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Eye Facts

Your Child’s Eye Exam and Vision Problems Why catching vision problems early is important

By | Blog, Eye Care, Eye Facts, Health and Nutrition, Latest Heritage News

What Parents Should Know Before They Bring Their Child to an Eye Exam

As children enter kindergarten and elementary school, good vision will become an important part of learning. Here are some key facts parents should know about pediatric eye exams, and the important role they play in a child’s overall health and development.

  1. Vision screening for kids isn’t one and done. Because kids’ vision can change over time, child vision screenings should be done at least once a year. Some vision problems, such as nearsightedness, may not emerge until kids are older, around age 8 or 9, and growth spurts can also contribute to a rapid change in vision.
  2. Many parents may not even be aware that their child is experiencing vision problems until a problem is detected by a vision screening.Vision screenings are important because young children often don’t realize what is or isn’t normal, and are not likely to speak up if they’re not seeing as well as they should.
    1. The signs that your child may be experiencing vision problems can be subtle and can include squinting; tilting or turning the head to see something; eye misalignment (strabismus); complaining of headaches when doing visual tasks; inability to see things that are far away as well as peers/parents; trouble concentrating or fatigue in school; and having a persistent, unusual spot in his eyes in photos taken with a flash (a white spot, for example, instead of the common red eyes), which can indicate nearsightedness or in some cases, a more serious eye disease.
    2. Sitting close to the TV or holding things such as books very close to the face could also indicate a vision problem, but since these are common kid behaviors in all kids, parents should look for these symptoms in combination with the other signs that their child is having trouble seeing well, says Mae Millicent W. Peterseim, MD, a pediatric ophthalmologist at the Storm Eye Institute/Medical University of South Carolina.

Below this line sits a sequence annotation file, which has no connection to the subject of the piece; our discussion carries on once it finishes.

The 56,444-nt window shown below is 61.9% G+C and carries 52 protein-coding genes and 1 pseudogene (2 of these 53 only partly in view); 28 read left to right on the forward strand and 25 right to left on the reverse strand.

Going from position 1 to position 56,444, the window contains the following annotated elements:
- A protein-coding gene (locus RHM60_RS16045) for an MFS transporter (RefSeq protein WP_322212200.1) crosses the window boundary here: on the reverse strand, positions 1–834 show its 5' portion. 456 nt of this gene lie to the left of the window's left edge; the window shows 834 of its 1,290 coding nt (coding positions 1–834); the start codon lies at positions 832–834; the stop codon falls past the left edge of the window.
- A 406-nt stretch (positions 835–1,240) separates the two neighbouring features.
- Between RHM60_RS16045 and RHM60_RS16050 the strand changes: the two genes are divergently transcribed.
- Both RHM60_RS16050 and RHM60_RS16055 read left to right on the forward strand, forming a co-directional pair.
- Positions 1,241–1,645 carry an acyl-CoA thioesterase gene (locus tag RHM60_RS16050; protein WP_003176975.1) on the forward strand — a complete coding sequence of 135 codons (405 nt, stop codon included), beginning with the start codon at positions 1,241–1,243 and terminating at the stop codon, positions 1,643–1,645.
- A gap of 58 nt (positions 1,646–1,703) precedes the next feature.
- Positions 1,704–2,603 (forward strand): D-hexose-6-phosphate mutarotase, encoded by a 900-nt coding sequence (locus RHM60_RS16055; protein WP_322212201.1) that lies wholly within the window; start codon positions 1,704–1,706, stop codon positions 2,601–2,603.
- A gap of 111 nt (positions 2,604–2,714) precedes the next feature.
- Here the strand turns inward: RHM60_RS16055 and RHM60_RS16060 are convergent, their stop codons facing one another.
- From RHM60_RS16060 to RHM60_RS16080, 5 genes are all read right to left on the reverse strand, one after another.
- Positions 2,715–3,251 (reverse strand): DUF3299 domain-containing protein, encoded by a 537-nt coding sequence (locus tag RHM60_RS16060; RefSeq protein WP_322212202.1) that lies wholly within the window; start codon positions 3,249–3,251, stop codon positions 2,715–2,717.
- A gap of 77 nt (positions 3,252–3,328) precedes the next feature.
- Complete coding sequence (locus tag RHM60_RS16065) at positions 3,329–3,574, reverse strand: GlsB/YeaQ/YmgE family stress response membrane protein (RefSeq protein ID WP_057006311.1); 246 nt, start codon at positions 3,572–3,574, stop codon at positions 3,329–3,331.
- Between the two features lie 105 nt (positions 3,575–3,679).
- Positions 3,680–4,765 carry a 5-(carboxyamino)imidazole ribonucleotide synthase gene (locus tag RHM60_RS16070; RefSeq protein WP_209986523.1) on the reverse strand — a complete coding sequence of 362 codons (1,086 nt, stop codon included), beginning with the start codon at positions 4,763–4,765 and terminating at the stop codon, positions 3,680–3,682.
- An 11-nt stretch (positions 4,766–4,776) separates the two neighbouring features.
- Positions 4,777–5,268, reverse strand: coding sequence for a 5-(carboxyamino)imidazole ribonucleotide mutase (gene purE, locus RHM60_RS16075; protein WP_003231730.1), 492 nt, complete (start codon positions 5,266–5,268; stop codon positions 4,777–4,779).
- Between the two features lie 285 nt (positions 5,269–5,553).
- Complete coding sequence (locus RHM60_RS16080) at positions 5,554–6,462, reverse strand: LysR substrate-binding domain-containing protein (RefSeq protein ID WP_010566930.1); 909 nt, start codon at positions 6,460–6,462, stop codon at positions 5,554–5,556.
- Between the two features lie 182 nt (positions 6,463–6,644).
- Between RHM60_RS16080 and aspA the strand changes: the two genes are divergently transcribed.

1. It is very important to catch vision problems early. Some conditions, such as amblyopia, or “lazy eye,” are most treatable when caught at a young age, and are difficult to fix if it’s diagnosed when a child is older, around age 7 or more. For instance, a child may have poor vision in one eye but see well enough with both so that the problem isn’t detected; only a vision screening that tests a child’s vision one eye at a time would detect such a problem. (Amblyopia is usually treated with glasses and sometimes patching.) “It’s heartbreaking to hear a child say, ‘I thought everyone could see better with one eye,” says Dr. Peterseim.
  2. Once a problem is detected, a child should undergo a comprehensive eye exam. If a screening exam indicates a vision problem, a child will be referred to an ophthalmologist or optometrist for a complete eye exam. “At an eye exam, at the eye doctor’s office, the technician will check vision and should do a test of depth perception,” says Dr. Peterseim. The doctor will check to see how well the eyes track something and how well they move and focus on objects (looking at each eye independently by covering one first and then the other). She will also examine the retina and optic nerve and check the eyes for any signs of infection or disease.
  1. There are exciting new screening tests for children. “Newer instrument-based screening works well and can pick up problems in children earlier,” says Dr. Peterseim. “A child looks at the device with a twinkling light and the machine detects abnormalities in a moment, like a camera, so minimal cooperation is needed.” This method is a bit more expensive, but it’s fast, easy, and effective. New AAP policy is recommending instrument-based screenings for children as young as 12 months old, says Dr. Peterseim.
  2. Eye exams are particularly important for school-age children. Children learn a lot visually in the classroom, and poor vision can have a negative effect on how a child does in school. That’s why it’s particularly important for school-age children to continue to get regular vision screenings, whether at school or at the doctor’s office.
  3. Parents play an important role in protecting kids’ vision. Follow up on screening test results and/or if you spot any signs your child may have a vision problem. Look for a pediatric ophthalmologist or optometrist, or a doctor who is comfortable with children and is experienced in caring for kids’ eyes. For instance, kids tend to peek when asked to cover one eye, so a doctor should know to use a patch or cover an eye well during the exam. Doctors should also dilate pupils during an eye exam. “It is important that the child have drops to dilate the pupils to determine if he really needs glasses,” says Dr. Peterseim. “Some doctors skip this step. If your child’s eye doctor doesn’t do this, a parent should ask, or go somewhere else.”